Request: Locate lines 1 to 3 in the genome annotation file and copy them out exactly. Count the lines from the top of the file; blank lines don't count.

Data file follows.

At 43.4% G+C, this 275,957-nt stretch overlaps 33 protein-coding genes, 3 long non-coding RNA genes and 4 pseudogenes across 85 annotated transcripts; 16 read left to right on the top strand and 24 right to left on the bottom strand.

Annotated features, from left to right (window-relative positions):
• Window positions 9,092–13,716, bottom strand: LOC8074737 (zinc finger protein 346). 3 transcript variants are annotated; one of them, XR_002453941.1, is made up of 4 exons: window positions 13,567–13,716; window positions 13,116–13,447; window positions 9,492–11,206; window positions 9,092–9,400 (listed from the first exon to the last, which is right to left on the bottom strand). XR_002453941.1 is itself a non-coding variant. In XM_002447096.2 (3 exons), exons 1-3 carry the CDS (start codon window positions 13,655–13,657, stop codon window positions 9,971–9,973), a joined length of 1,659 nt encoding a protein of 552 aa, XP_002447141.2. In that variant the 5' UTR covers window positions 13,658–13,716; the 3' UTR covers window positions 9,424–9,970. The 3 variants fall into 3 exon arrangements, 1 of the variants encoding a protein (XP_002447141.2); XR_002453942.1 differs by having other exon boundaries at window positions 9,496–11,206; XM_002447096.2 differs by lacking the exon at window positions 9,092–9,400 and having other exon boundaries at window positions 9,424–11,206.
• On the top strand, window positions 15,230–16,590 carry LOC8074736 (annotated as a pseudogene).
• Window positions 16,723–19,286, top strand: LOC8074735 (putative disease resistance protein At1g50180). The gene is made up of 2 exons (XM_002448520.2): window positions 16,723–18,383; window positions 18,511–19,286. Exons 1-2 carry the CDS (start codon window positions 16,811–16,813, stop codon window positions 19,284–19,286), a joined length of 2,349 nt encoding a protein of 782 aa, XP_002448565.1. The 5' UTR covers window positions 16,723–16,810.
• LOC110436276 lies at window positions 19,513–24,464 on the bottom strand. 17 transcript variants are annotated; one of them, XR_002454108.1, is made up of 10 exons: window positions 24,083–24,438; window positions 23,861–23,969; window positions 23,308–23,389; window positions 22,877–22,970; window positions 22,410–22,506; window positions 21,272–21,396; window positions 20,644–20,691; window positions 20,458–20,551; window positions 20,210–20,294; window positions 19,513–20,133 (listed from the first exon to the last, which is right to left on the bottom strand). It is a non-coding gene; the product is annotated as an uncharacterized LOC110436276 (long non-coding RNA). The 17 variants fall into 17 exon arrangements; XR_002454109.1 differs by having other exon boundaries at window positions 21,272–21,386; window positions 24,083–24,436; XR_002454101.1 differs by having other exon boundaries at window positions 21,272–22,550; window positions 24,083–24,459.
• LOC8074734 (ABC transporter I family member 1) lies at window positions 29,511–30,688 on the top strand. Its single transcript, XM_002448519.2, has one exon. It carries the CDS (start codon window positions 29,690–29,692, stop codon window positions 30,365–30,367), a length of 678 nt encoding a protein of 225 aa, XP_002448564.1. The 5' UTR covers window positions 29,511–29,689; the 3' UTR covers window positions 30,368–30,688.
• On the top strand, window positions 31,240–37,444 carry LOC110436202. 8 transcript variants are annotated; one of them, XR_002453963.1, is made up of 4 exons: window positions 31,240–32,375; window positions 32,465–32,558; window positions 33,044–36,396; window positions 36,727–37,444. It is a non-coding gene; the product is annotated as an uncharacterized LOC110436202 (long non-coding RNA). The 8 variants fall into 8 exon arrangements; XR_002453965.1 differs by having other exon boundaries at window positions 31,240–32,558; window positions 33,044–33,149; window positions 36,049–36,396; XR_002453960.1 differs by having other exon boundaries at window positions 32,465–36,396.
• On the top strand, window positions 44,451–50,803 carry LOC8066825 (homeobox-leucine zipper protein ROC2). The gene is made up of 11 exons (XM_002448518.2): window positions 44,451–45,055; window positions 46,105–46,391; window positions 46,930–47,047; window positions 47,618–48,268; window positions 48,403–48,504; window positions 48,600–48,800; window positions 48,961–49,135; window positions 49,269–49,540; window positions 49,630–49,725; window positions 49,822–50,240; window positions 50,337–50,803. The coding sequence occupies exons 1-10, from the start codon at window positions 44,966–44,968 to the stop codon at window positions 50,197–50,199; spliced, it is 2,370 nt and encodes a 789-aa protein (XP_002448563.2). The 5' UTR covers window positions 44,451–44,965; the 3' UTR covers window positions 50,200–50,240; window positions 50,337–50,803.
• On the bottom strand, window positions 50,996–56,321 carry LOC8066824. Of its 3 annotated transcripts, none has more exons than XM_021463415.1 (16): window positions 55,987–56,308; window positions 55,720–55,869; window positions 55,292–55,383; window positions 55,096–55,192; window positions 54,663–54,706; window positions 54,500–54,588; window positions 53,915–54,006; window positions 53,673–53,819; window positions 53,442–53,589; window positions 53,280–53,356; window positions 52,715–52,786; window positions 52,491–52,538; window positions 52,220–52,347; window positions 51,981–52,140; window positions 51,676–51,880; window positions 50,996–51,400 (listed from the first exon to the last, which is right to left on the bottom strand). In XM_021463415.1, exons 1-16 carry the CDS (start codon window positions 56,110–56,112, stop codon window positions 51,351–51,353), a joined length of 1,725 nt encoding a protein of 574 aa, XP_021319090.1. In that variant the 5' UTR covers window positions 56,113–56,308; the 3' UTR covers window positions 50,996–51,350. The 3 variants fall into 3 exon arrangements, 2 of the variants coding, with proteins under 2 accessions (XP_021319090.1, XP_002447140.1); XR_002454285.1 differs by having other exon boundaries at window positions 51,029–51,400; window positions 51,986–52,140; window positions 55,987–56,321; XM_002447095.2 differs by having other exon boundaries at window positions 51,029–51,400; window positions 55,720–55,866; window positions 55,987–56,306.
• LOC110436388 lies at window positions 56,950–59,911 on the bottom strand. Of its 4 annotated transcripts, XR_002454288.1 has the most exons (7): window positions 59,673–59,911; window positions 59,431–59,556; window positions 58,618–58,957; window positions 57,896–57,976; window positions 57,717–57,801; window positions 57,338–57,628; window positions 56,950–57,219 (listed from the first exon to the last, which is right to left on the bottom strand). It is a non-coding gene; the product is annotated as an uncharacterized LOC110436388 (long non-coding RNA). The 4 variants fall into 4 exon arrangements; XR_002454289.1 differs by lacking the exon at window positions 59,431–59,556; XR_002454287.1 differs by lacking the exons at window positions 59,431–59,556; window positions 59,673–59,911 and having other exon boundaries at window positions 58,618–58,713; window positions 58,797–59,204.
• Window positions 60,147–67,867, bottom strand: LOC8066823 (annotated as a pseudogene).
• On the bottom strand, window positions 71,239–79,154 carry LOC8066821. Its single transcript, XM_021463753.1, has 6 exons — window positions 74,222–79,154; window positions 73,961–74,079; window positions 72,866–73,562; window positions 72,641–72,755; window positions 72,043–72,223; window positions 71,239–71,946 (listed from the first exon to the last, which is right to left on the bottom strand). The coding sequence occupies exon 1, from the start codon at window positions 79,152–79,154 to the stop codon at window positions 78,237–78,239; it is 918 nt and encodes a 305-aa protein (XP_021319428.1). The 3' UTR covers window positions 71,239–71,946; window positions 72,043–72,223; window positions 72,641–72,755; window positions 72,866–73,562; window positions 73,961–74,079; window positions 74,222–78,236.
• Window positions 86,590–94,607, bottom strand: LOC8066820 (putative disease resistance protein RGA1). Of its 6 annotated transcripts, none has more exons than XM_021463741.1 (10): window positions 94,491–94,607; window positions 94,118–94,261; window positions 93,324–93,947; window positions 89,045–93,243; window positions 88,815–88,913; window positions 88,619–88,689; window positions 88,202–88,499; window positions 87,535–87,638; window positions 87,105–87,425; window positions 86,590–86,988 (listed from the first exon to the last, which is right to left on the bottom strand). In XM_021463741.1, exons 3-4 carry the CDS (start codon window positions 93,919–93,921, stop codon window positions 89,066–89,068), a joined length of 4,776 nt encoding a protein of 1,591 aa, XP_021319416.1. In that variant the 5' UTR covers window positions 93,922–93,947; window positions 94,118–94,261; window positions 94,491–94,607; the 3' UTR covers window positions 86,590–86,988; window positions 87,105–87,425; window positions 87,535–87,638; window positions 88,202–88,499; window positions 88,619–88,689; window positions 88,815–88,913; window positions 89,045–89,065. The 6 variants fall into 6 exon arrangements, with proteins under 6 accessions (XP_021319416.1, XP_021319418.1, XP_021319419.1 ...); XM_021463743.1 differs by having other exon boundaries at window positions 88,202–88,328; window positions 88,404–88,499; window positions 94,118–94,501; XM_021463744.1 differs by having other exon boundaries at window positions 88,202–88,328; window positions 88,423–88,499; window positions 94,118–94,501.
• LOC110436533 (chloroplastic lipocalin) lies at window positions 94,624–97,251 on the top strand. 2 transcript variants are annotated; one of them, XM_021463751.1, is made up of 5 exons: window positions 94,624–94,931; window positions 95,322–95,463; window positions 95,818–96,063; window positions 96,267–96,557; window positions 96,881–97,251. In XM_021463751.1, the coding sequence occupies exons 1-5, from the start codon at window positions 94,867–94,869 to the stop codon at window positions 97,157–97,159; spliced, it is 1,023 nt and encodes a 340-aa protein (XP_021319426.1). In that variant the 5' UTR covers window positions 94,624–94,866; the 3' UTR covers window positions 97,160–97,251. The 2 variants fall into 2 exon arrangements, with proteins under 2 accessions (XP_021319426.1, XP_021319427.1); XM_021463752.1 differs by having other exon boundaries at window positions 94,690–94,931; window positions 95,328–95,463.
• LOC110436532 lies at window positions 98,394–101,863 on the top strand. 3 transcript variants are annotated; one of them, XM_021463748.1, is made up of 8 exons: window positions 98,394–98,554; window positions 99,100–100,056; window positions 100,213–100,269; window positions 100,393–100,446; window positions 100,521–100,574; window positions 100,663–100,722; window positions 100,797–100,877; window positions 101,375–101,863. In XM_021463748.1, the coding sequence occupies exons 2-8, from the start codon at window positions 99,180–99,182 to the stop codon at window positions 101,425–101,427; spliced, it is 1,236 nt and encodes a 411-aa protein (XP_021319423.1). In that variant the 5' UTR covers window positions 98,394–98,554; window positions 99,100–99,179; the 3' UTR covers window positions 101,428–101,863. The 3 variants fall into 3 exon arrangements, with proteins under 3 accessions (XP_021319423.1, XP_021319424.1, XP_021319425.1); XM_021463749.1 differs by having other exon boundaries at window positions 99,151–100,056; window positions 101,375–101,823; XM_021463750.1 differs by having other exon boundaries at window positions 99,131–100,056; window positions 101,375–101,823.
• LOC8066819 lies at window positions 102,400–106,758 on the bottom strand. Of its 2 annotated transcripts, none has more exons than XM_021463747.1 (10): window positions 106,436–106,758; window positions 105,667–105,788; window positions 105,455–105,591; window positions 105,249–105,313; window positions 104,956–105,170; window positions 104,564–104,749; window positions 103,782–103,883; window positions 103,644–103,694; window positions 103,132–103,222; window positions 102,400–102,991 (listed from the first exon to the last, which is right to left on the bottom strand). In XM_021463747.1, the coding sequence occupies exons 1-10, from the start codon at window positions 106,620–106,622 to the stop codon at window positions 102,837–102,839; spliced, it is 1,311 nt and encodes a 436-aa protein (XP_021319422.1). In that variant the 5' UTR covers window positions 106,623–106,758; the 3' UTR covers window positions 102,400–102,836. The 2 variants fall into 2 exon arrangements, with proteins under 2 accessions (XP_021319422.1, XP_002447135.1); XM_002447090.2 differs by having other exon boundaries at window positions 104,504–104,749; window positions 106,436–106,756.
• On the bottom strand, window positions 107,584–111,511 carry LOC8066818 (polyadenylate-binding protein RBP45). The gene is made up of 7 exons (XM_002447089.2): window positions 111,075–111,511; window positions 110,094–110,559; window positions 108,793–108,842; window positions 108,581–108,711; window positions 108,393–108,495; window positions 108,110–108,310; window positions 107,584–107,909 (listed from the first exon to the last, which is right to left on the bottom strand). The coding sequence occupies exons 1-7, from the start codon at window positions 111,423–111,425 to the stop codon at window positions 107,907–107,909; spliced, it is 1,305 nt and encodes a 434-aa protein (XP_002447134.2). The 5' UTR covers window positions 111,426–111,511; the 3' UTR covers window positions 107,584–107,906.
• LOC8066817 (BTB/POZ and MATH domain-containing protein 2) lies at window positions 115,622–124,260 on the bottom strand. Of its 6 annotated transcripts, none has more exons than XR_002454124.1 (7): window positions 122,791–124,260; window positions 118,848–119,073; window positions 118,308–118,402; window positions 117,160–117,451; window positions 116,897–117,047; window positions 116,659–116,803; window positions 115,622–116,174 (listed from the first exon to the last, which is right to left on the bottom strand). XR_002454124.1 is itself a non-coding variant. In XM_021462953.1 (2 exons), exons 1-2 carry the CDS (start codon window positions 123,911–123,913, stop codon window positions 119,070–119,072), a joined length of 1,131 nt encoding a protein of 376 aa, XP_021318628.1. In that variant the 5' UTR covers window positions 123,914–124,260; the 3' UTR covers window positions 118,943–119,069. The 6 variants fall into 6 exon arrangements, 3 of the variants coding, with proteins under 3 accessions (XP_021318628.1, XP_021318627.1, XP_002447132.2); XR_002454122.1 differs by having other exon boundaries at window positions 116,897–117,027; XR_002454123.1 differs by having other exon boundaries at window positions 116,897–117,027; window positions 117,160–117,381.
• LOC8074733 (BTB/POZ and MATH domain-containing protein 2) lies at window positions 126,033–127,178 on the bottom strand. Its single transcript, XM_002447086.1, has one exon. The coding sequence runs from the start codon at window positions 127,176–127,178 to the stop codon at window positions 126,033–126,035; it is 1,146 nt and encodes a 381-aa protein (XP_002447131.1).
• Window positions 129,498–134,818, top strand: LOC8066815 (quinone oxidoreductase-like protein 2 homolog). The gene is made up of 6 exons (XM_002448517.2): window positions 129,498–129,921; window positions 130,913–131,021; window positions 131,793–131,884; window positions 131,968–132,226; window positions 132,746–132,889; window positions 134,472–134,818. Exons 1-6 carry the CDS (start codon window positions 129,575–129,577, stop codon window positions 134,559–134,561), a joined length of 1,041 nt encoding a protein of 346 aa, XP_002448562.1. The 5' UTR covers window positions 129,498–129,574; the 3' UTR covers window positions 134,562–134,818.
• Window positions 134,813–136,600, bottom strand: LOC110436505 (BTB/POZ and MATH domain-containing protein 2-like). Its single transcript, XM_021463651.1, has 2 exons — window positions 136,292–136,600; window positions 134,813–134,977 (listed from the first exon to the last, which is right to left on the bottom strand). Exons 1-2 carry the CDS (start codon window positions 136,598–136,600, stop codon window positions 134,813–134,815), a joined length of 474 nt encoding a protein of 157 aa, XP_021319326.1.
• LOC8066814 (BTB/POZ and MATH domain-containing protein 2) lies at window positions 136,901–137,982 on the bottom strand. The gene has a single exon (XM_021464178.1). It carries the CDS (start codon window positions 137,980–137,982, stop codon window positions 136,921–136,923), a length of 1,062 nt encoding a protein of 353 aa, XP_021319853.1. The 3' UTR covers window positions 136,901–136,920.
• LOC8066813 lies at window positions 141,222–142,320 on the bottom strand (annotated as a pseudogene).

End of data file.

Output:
At 43.4% G+C, this 275,957-nt stretch overlaps 33 protein-coding genes, 3 long non-coding RNA genes and 4 pseudogenes across 85 annotated transcripts; 16 read left to right on the top strand and 24 right to left on the bottom strand.

Annotated features, from left to right (window-relative positions):
• Window positions 9,092–13,716, bottom strand: LOC8074737 (zinc finger protein 346). 3 transcript variants are annotated; one of them, XR_002453941.1, is made up of 4 exons: window positions 13,567–13,716; window positions 13,116–13,447; window positions 9,492–11,206; window positions 9,092–9,400 (listed from the first exon to the last, which is right to left on the bottom strand). XR_002453941.1 is itself a non-coding variant. In XM_002447096.2 (3 exons), exons 1-3 carry the CDS (start codon window positions 13,655–13,657, stop codon window positions 9,971–9,973), a joined length of 1,659 nt encoding a protein of 552 aa, XP_002447141.2. In that variant the 5' UTR covers window positions 13,658–13,716; the 3' UTR covers window positions 9,424–9,970. The 3 variants fall into 3 exon arrangements, 1 of the variants encoding a protein (XP_002447141.2); XR_002453942.1 differs by having other exon boundaries at window positions 9,496–11,206; XM_002447096.2 differs by lacking the exon at window positions 9,092–9,400 and having other exon boundaries at window positions 9,424–11,206.